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Re: Gene-vitamin D interactions likely to influence pathogen

Postby Anonymoose » Wed Aug 28, 2013 5:15 pm

Squeakycat wrote:Source URL: http://www.nature.com/nrneurol/journal/ ... 3.160.html
DOI: doi:10.1038/nrneurol.2013.160
Journal Title: Nature Reviews Neurology
Journal Date: 2013-08-13
Article Title: Multiple sclerosis: Gene-vitamin D interactions likely to influence pathogenesis and risk of relapse in multiple sclerosis

Price: $8

Nature Reviews Neurology , | doi:10.1038/nrneurol.2013.16

Bryony Jones

Multiple sclerosis: Gene–vitamin D interactions likely to influence pathogenesis and risk of relapse in multiple sclerosis

Bryony Jones

Abstract

Variants in genes implicated in the vitamin D pathway modify the relationship between levels of the circulating vitamin D metabolite 25(OH)D and risk of relapse in patients with multiple sclerosis (MS), new research shows. Moreover, several single nucleotide polymorphisms (SNPs) are associated with the risk of relapse or with 25(OH)D levels.


All I get from that is there is a relationship between vitamin d levels and relapse. Is there a perfect range? Can too high cause relapse? Is the vitamin d level related to fluctuating nature of ms or is ms related to fluctuating nature of vitamin d? Did you buy the paper?
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Re: Vit D3>125nmol/L min in blood. FIRST SMALL STEP for pwMS

Postby NZer1 » Wed Aug 28, 2013 5:55 pm

Ed I have seen articles that suggest that Vit D levels are responsible for the triggering of apoptosis and with that in mind these other findings in MS would require very thorough testing for bacterial involvement imo. It could be a classic assumption that Vit D is having an 'MS' effect when it is actually having an effect on a bacterial load instead.
It is also noted that MS is an end result from bacterial involvement (Dr Klinghardt) and that there are stages or other diseases which are sub-groups of the level of infection and time factor of infection plus genetics and geographic location.
So the tiny little minute bit of sceptic in me thinks that the issues of Vit D involvement may be solved when the dx and definition issues are confronted for diseases like MS! :)

;)
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Assumption of primary immunopathogenesis in MS seriously fla

Postby Squeakycat » Fri Aug 30, 2013 3:20 pm

Source URL: http://www.ncbi.nlm.nih.gov/pubmed/23982272
PMID: 23982272
DOI: http://dx.doi.org/10.1007/s00702-013-1080-3
Journal Title: Journal of neural transmission (Vienna, Austria : 1996)
Journal Date: 28 Aug 2013
Abstract URL: http://www.ncbi.nlm.nih.gov/pubmed/2398 ... t=abstract
Article Title: Multiple sclerosis is primarily a neurodegenerative disease.
Article Authors: Abhijit Chaudhuri

J Neural Transm. 2013 Aug 28. [Epub ahead of print]
Multiple sclerosis is primarily a neurodegenerative disease.

Chaudhuri A.
Source

Queen's Hospital, Romford, Essex, UK, Chaudhuria@gmail.com.

Abstract

The precise pathogenesis of multiple sclerosis is unknown. The assumption of a primary immunopathogenesis of the disease is seriously flawed and has failed to deliver an effective therapy for most patients. The progressive degeneration of grey and white matter is integral to the natural history of the disease and is reflected in the atrophy of brain and spinal cord. Demyelination is an essential component of this primary neurodegenerative process rather than the target of a systemic immune response. The primary pathology of multiple sclerosis is a process of neurodegeneration based on the integrity of the blood-brain barrier. Primary progressive multiple sclerosis is the prototype neurodegenerative disease, and the relapsing-remitting form in younger population represents the modifying effect of steroids (vitamin D, sex and stress hormones) on metabolic functions of the central nervous system.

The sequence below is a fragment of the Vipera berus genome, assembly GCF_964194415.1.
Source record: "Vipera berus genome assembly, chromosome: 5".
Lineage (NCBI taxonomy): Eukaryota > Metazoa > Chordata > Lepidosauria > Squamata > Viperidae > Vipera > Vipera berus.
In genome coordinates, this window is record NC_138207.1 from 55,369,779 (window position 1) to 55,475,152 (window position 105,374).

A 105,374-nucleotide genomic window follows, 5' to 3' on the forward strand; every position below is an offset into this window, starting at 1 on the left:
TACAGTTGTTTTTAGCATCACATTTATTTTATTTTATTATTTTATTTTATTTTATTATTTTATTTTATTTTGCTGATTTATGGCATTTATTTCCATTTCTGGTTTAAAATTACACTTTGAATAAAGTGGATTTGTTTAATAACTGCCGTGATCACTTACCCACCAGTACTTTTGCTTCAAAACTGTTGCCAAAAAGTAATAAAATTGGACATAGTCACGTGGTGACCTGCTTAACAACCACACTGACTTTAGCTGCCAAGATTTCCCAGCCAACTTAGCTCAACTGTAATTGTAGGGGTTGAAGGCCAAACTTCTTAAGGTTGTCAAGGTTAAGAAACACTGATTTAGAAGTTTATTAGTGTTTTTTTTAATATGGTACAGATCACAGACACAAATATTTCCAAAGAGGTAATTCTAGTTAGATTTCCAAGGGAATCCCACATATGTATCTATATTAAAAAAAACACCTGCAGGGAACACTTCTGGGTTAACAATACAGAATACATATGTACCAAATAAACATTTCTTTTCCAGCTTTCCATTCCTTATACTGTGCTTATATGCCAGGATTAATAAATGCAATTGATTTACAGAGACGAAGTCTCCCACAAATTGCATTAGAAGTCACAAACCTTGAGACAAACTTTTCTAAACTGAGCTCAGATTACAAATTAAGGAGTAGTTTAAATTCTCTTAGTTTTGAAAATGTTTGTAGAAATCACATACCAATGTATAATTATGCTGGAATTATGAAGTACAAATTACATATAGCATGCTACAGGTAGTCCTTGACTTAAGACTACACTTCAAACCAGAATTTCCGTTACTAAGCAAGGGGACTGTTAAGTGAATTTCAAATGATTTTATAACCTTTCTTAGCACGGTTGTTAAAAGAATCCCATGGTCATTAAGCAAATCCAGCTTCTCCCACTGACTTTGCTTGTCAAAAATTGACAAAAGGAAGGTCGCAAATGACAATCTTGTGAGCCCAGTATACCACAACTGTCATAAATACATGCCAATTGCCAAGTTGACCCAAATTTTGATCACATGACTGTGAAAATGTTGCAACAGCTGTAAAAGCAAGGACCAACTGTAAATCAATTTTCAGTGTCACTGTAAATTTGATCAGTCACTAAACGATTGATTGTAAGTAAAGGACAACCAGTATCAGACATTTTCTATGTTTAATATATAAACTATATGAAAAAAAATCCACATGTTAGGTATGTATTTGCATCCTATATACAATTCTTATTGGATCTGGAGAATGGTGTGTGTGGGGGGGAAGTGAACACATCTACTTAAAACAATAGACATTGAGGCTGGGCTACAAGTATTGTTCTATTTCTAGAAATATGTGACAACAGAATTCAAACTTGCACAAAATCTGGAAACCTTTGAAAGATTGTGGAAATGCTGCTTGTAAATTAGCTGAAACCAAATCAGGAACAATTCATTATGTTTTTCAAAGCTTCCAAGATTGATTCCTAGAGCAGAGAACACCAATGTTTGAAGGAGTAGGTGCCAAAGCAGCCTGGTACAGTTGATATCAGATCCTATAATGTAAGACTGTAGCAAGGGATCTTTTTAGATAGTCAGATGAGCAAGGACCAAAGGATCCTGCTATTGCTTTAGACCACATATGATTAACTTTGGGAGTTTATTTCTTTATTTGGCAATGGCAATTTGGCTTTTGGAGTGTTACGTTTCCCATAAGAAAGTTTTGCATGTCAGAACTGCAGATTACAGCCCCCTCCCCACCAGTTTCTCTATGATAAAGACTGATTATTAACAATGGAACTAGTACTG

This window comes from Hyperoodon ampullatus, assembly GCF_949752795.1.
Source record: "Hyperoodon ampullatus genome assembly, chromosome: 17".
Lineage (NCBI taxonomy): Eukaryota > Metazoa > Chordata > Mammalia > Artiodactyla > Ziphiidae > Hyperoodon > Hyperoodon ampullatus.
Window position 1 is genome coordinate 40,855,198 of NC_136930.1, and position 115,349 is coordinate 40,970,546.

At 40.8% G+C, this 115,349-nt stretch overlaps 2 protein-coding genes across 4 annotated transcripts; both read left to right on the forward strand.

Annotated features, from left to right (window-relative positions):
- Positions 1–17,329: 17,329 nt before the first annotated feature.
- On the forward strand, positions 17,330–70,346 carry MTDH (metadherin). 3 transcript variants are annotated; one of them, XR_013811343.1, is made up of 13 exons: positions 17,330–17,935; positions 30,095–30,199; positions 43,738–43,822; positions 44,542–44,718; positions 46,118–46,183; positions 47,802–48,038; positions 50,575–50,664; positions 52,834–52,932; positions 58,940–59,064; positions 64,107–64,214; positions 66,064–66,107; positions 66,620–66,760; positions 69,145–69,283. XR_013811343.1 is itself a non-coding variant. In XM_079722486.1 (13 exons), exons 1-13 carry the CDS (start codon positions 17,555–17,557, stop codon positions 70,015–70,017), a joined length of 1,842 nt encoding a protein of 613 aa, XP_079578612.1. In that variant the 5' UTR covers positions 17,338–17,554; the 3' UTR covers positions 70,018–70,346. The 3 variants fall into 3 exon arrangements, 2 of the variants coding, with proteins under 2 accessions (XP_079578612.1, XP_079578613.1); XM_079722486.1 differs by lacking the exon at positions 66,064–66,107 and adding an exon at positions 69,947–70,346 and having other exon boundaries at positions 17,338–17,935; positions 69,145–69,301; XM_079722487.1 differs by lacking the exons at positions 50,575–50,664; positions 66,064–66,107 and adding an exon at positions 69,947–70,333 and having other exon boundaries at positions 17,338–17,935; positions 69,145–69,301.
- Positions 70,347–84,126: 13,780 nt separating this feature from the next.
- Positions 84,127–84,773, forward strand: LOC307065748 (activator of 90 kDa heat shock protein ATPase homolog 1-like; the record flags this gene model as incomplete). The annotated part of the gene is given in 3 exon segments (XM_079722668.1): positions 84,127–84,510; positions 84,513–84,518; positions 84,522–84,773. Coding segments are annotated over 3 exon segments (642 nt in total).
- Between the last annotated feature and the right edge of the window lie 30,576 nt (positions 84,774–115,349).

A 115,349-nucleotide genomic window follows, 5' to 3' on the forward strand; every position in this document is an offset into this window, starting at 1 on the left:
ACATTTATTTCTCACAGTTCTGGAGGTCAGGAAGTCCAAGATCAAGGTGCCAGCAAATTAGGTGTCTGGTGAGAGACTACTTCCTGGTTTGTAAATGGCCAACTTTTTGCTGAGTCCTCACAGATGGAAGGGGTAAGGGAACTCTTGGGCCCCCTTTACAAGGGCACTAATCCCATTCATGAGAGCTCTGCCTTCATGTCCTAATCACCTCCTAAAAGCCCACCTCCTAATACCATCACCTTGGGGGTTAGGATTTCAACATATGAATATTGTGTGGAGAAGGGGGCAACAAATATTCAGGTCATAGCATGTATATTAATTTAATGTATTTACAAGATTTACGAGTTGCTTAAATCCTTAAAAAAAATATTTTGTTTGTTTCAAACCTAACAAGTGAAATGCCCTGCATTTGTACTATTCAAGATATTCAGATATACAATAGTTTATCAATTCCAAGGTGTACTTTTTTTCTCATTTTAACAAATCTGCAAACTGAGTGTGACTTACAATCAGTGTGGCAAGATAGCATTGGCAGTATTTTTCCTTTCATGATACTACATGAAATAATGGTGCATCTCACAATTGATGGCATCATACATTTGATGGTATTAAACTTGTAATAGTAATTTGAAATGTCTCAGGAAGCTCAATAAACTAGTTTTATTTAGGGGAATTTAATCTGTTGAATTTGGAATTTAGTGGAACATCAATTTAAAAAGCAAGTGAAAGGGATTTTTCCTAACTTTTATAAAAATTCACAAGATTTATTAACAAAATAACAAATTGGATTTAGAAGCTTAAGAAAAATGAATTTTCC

PMID:
23982272
[PubMed - as supplied by publisher]
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Re: Vit D3>125nmol/L min in blood. FIRST SMALL STEP for pwMS

Postby NZer1 » Fri Aug 30, 2013 3:36 pm

Thanks Ed,
I wonder if the researchers have heard of things like Celiac disease (http://youtu.be/7wYbdcEOVeo) , CCSVI and diseases like Lyme and Cpn infections.
Seems very easy to assume when the blinkers are on, or when the past dialogue is the only source of input to brain storming.
If the original findings of the famous 'Dawson's Fingers' and that central to every lesion is a vein were the basis for any and every discussion of MS causation then I think progress rather than profit could be achieved from PwMS.

:)
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Dose-related effects of vitamin D on immune responses in CIS

Postby Squeakycat » Fri Aug 30, 2013 3:38 pm

While Professor Hutchinson's trial itself may be of interest to some, the background explanation for why Vitamin D may be helpful in CIS is an excellent overview of the subject.

Source URL: http://www.ncbi.nlm.nih.gov/pubmed/23981773
PMID: 23981773
DOI: http://dx.doi.org/10.1186/1745-6215-14-272
Journal Title: Trials
Journal Date: 27 Aug 2013
Journal Issue: 1
Journal Volume: 14
Journal First Page: 272
Abstract URL: http://www.ncbi.nlm.nih.gov/pubmed/2398 ... t=abstract
Article Title: Dose-related effects of vitamin D on immune responses in patients with clinically isolated syndrome and healthy control participants: study protocol for an exploratory randomized double- blind placebo-controlled trial.
Article Authors: Karen O Connell,Siobhan Kelly,Katie Kinsella,Sinead Jordan,Orla Kenny,David Murphy,Eric Heffernan,Risteard O Laoide,Donal O Shea,Carmel McKenna,Lorraine Cassidy,Jean Fletcher,Cathal Walsh,Jennifer Brady,Chris McGuigan,Niall Tubridy,Michael Hutchinson

Background